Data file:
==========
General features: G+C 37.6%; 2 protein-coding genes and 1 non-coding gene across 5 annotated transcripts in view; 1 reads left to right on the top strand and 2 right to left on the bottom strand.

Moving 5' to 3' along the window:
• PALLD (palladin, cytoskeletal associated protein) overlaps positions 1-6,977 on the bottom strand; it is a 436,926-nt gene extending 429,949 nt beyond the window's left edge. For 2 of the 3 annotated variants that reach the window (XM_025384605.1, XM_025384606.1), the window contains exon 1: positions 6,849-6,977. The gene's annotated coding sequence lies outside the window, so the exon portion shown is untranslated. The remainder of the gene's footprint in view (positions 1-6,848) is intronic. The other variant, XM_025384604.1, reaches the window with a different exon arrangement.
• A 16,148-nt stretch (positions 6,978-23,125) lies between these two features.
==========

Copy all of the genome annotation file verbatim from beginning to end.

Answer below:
General features: G+C 37.6%; 2 protein-coding genes and 1 non-coding gene across 5 annotated transcripts in view; 1 reads left to right on the top strand and 2 right to left on the bottom strand.

Moving 5' to 3' along the window:
• PALLD (palladin, cytoskeletal associated protein) overlaps positions 1-6,977 on the bottom strand; it is a 436,926-nt gene extending 429,949 nt beyond the window's left edge. For 2 of the 3 annotated variants that reach the window (XM_025384605.1, XM_025384606.1), the window contains exon 1: positions 6,849-6,977. The gene's annotated coding sequence lies outside the window, so the exon portion shown is untranslated. The remainder of the gene's footprint in view (positions 1-6,848) is intronic. The other variant, XM_025384604.1, reaches the window with a different exon arrangement.
• A 16,148-nt stretch (positions 6,978-23,125) lies between these two features.